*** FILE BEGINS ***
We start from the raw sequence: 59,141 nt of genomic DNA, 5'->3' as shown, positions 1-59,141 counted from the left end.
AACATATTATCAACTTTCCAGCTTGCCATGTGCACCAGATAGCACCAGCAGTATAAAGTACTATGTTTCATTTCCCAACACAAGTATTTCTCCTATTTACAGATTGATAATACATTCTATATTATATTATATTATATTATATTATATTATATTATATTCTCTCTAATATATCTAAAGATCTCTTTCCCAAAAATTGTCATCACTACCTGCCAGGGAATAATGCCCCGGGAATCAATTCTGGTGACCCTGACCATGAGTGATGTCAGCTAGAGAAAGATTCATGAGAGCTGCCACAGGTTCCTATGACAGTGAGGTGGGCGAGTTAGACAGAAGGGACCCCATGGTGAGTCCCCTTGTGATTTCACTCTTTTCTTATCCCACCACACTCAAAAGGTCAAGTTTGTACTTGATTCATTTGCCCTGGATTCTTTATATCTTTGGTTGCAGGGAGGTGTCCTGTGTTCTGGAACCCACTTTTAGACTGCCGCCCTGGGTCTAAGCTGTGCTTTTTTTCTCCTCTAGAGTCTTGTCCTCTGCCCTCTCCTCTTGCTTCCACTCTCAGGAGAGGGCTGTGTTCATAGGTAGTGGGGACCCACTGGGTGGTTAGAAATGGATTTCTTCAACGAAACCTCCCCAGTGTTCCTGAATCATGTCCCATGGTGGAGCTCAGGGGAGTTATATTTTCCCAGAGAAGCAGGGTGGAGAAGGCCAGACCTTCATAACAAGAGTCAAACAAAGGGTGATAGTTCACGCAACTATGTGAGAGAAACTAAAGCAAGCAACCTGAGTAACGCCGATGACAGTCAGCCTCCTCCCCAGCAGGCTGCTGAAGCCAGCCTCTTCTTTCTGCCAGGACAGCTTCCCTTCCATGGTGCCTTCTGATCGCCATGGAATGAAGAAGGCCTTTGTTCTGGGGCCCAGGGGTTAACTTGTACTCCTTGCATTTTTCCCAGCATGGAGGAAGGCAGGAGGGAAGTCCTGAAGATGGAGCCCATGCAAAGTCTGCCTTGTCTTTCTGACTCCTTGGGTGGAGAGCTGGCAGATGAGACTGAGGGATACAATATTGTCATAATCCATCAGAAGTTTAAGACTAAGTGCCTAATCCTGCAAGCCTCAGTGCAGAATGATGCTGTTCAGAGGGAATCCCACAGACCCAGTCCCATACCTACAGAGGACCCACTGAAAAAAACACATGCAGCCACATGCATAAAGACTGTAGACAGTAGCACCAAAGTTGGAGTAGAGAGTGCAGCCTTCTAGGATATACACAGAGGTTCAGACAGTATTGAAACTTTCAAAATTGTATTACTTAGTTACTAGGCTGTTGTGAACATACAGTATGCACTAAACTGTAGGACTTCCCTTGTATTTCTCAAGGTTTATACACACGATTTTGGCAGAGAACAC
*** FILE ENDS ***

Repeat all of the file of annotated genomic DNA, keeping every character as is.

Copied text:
We start from the raw sequence: 59,141 nt of genomic DNA, 5'->3' as shown, positions 1-59,141 counted from the left end.
AACATATTATCAACTTTCCAGCTTGCCATGTGCACCAGATAGCACCAGCAGTATAAAGTACTATGTTTCATTTCCCAACACAAGTATTTCTCCTATTTACAGATTGATAATACATTCTATATTATATTATATTATATTATATTATATTATATTATATTCTCTCTAATATATCTAAAGATCTCTTTCCCAAAAATTGTCATCACTACCTGCCAGGGAATAATGCCCCGGGAATCAATTCTGGTGACCCTGACCATGAGTGATGTCAGCTAGAGAAAGATTCATGAGAGCTGCCACAGGTTCCTATGACAGTGAGGTGGGCGAGTTAGACAGAAGGGACCCCATGGTGAGTCCCCTTGTGATTTCACTCTTTTCTTATCCCACCACACTCAAAAGGTCAAGTTTGTACTTGATTCATTTGCCCTGGATTCTTTATATCTTTGGTTGCAGGGAGGTGTCCTGTGTTCTGGAACCCACTTTTAGACTGCCGCCCTGGGTCTAAGCTGTGCTTTTTTTCTCCTCTAGAGTCTTGTCCTCTGCCCTCTCCTCTTGCTTCCACTCTCAGGAGAGGGCTGTGTTCATAGGTAGTGGGGACCCACTGGGTGGTTAGAAATGGATTTCTTCAACGAAACCTCCCCAGTGTTCCTGAATCATGTCCCATGGTGGAGCTCAGGGGAGTTATATTTTCCCAGAGAAGCAGGGTGGAGAAGGCCAGACCTTCATAACAAGAGTCAAACAAAGGGTGATAGTTCACGCAACTATGTGAGAGAAACTAAAGCAAGCAACCTGAGTAACGCCGATGACAGTCAGCCTCCTCCCCAGCAGGCTGCTGAAGCCAGCCTCTTCTTTCTGCCAGGACAGCTTCCCTTCCATGGTGCCTTCTGATCGCCATGGAATGAAGAAGGCCTTTGTTCTGGGGCCCAGGGGTTAACTTGTACTCCTTGCATTTTTCCCAGCATGGAGGAAGGCAGGAGGGAAGTCCTGAAGATGGAGCCCATGCAAAGTCTGCCTTGTCTTTCTGACTCCTTGGGTGGAGAGCTGGCAGATGAGACTGAGGGATACAATATTGTCATAATCCATCAGAAGTTTAAGACTAAGTGCCTAATCCTGCAAGCCTCAGTGCAGAATGATGCTGTTCAGAGGGAATCCCACAGACCCAGTCCCATACCTACAGAGGACCCACTGAAAAAAACACATGCAGCCACATGCATAAAGACTGTAGACAGTAGCACCAAAGTTGGAGTAGAGAGTGCAGCCTTCTAGGATATACACAGAGGTTCAGACAGTATTGAAACTTTCAAAATTGTATTACTTAGTTACTAGGCTGTTGTGAACATACAGTATGCACTAAACTGTAGGACTTCCCTTGTATTTCTCAAGGTTTATACACACGATTTTGGCAGAGAACAC